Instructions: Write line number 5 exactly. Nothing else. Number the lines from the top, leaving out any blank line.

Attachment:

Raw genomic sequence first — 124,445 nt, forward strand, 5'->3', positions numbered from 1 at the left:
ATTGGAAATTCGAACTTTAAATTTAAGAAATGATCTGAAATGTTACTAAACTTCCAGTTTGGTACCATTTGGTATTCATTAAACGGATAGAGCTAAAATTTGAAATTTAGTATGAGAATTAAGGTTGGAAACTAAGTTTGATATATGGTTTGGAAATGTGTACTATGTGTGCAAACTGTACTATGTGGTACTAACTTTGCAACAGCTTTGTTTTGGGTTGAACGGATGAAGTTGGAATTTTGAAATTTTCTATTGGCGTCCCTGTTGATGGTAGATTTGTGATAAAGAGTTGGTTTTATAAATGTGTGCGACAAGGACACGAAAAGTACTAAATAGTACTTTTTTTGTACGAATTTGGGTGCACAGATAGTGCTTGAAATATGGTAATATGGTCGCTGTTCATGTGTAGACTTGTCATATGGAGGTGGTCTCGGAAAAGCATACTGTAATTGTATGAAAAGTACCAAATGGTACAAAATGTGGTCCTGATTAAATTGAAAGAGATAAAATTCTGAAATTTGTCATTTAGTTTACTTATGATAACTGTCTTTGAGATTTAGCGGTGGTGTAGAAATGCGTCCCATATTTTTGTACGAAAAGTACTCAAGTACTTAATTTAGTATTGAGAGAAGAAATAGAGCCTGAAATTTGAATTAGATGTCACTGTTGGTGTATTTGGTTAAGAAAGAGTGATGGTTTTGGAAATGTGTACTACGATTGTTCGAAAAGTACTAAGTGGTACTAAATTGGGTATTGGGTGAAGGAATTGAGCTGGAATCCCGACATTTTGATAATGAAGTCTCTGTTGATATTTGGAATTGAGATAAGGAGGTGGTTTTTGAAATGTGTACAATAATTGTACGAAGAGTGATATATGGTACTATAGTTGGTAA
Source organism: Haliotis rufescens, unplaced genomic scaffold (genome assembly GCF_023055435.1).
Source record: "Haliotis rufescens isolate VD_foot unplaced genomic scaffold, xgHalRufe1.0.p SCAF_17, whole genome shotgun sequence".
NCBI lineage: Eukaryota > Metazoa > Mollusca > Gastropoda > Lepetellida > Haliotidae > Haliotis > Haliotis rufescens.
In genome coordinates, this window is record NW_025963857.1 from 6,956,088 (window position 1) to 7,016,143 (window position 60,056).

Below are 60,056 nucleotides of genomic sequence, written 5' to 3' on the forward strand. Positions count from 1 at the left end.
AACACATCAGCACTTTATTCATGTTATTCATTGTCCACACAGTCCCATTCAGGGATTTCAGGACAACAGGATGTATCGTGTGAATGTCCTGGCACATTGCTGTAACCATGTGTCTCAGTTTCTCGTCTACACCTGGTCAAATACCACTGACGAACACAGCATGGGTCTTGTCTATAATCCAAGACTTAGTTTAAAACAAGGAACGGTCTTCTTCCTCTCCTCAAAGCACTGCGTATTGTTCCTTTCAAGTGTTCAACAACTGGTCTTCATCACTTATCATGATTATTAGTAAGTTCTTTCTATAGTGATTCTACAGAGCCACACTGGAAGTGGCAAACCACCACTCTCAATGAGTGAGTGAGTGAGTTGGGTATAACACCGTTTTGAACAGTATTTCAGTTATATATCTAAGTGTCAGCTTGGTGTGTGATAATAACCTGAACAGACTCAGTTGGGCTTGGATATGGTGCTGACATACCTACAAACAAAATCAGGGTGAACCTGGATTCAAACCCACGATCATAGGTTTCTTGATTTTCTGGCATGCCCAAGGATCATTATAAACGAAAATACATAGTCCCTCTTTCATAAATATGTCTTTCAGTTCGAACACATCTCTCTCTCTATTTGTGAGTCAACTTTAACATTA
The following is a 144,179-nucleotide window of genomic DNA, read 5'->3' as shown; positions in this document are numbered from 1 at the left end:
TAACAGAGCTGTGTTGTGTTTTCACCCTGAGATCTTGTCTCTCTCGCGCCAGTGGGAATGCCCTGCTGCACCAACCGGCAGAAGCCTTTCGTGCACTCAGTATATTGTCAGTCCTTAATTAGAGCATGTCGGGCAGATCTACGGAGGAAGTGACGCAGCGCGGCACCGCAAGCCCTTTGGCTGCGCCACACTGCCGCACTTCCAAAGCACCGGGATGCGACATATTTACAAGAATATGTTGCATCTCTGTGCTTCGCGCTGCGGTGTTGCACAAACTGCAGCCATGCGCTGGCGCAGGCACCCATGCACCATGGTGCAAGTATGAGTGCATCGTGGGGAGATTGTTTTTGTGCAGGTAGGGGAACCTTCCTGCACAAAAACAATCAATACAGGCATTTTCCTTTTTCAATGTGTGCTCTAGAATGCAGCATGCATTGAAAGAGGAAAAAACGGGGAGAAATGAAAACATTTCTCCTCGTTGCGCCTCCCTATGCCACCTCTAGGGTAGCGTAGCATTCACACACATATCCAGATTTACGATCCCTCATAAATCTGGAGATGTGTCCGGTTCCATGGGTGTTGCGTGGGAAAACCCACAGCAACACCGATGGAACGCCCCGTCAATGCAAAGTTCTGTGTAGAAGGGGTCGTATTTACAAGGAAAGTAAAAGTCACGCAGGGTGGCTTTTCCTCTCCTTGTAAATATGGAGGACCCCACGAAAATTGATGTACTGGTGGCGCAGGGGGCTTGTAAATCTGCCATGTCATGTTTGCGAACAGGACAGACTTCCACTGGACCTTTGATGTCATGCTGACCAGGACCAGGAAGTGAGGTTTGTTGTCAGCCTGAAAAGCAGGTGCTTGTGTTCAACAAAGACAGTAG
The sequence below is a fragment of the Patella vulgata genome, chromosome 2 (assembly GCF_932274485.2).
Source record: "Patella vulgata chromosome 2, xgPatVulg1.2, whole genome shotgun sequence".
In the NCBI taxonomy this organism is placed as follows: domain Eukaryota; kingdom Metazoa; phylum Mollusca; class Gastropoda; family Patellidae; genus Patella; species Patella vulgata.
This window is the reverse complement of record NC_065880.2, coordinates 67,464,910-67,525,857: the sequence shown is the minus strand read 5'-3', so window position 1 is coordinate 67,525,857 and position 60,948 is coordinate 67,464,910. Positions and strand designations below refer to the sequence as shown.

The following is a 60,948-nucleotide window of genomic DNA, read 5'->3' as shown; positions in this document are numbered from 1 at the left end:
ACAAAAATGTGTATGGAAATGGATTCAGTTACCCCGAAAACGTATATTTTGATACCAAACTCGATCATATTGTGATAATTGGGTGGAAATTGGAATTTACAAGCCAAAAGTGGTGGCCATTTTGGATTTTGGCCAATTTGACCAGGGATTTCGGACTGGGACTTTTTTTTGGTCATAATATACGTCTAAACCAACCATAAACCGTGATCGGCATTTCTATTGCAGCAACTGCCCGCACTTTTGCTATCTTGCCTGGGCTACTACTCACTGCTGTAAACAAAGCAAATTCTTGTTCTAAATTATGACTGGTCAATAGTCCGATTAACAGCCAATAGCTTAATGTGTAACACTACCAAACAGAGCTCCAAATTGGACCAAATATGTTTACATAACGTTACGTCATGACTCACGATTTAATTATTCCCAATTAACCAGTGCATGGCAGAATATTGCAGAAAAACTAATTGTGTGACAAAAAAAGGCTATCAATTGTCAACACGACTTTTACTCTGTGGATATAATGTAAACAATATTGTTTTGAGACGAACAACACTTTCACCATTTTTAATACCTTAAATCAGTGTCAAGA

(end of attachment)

NCBI lineage: Eukaryota > Metazoa > Mollusca > Gastropoda > Lepetellida > Haliotidae > Haliotis > Haliotis rufescens.